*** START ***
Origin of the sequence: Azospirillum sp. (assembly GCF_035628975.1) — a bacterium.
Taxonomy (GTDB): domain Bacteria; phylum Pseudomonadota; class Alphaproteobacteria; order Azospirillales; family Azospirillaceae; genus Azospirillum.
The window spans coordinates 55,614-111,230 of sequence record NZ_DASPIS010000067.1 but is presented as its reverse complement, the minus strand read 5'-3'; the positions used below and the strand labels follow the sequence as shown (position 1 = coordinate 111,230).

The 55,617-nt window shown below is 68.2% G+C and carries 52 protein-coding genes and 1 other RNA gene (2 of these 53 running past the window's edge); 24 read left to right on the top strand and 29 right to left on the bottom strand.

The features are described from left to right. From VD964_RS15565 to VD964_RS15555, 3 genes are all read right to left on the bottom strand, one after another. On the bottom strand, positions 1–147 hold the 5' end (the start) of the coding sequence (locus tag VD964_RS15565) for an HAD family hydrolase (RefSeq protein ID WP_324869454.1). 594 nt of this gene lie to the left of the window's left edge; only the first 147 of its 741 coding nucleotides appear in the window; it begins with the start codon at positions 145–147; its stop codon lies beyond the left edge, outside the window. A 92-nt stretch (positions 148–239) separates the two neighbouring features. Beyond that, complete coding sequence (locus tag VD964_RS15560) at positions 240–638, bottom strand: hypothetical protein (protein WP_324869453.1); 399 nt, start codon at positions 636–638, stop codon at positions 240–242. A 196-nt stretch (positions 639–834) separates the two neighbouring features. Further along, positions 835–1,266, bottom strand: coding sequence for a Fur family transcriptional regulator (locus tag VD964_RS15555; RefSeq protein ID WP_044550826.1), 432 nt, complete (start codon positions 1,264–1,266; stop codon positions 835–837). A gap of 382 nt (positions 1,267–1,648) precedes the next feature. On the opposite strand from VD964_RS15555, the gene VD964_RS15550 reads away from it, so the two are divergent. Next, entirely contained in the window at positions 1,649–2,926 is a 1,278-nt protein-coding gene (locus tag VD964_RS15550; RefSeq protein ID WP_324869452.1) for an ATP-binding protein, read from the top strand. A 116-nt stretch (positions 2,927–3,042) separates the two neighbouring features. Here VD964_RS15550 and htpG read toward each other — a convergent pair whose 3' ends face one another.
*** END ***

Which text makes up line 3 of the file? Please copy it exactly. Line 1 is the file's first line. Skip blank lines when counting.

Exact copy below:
The window spans coordinates 55,614-111,230 of sequence record NZ_DASPIS010000067.1 but is presented as its reverse complement, the minus strand read 5'-3'; the positions used below and the strand labels follow the sequence as shown (position 1 = coordinate 111,230).